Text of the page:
Grants and Contracts Details
The Mission period in the southeastern United States (beginning around 1565 AD) was characterized by dramatic social and demographic change. Coastal tribes, which include the Guale, Mocama, Orista, Yamasee, among others, were simultaneously faced with the challenge of negotiating new relationships with Europeans and the global economy, the spread of new diseases, an influx of refugees displaced by violence, and the threat of increasingly prevalent slave raiding. Perhaps not surprisingly, these rapid changes roughly coincide with changes in ceramic production. Among the Guale of the Georgia coast, a new ceramic series called Altamaha developed and became the dominant ceramic type used by all tribes in the entire eastern region of the Spanish mission system. These changes in Native American ceramics have been well-documented by archaeologists, but their causes and meanings remain poorly understood. I will investigate the relationship between social turbulence and ceramic change through a community of practice framework by focusing on the nature of resilience in communities of practice. I aim to answer the following questions: To what extent were Southeastern potters able to maintain their communities of practice the face of social turbulence and demographic change? How did they maintain these communities? In what ways were they altered or disrupted? I have devised a set of research goals which, taken together, will allow me to investigate these questions. Research Goal 1: Identify the minimum number of communities of practice among the sites included in this study during the Irene (cal. AD 1300-1580) and Altamaha (cal. AD 1580-1700) periods. Research Goal 2: Identify which elements of ceramic production vary and which elements are shared between sites. Research Goal 3: Identify changes and continuities in the number of identifiable communities of practice and relationships between them over time. Research Goal 4: Propose explanations for observed change and continuity in the number of and relationships between communities of practice through time. To accomplish these research goals, I will conduct a comparative analysis of multiple sites on the Georgia and South Carolina coasts. This will be a collections-based research project, which will require travel to multiple curation facilities in the Southeast, as well as analysis of collections that are stored at the University of Kentucky and the University of Indianapolis. I will collect a broad range of data about ceramics from each site for comparison and deploy petrographic methods to better understand production decisions and raw material use. If sufficient material can be found in the collections, AMS dating and Bayesian modeling will be used to control for time.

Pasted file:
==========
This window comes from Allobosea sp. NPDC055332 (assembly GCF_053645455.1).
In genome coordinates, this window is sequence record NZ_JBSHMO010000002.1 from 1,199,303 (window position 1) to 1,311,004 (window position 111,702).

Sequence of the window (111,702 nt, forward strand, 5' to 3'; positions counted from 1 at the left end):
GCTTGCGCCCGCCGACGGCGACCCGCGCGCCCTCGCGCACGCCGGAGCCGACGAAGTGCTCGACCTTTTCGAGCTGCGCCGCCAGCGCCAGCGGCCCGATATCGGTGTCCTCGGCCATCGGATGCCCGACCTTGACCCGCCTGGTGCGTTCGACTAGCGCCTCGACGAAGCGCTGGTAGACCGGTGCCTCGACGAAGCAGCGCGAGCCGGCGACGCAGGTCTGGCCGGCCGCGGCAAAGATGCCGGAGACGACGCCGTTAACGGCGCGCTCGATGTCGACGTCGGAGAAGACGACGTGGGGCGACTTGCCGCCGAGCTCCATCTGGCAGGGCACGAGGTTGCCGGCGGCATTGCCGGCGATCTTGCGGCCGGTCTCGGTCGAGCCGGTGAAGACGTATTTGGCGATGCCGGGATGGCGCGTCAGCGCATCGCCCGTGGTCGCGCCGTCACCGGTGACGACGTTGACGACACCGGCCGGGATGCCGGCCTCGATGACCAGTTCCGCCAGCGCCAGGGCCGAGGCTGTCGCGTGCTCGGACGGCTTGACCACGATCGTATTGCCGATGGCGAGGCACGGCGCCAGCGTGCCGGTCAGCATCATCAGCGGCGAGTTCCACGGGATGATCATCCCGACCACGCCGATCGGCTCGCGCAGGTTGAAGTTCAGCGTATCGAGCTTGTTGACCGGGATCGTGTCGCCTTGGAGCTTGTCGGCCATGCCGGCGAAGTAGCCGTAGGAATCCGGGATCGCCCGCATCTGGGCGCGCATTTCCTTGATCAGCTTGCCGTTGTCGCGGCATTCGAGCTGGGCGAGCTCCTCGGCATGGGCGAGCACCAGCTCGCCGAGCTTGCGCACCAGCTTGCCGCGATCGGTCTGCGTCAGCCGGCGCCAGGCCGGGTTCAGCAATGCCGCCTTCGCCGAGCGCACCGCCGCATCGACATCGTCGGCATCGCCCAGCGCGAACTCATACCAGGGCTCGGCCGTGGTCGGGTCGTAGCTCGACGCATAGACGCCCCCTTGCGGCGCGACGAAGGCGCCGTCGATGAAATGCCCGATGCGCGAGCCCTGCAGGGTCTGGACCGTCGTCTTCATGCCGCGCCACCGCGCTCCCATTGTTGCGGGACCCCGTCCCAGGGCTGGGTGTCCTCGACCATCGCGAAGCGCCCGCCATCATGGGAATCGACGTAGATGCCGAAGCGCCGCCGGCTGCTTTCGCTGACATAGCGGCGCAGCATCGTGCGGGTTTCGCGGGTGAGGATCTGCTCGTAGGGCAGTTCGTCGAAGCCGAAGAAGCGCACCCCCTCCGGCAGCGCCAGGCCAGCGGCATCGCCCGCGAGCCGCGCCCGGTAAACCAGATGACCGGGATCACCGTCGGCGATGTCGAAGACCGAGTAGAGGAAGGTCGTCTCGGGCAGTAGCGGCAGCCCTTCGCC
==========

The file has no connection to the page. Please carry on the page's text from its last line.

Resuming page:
|Effective start/end date||1/1/23 → 12/31/23|
- National Science Foundation: $17,714.00
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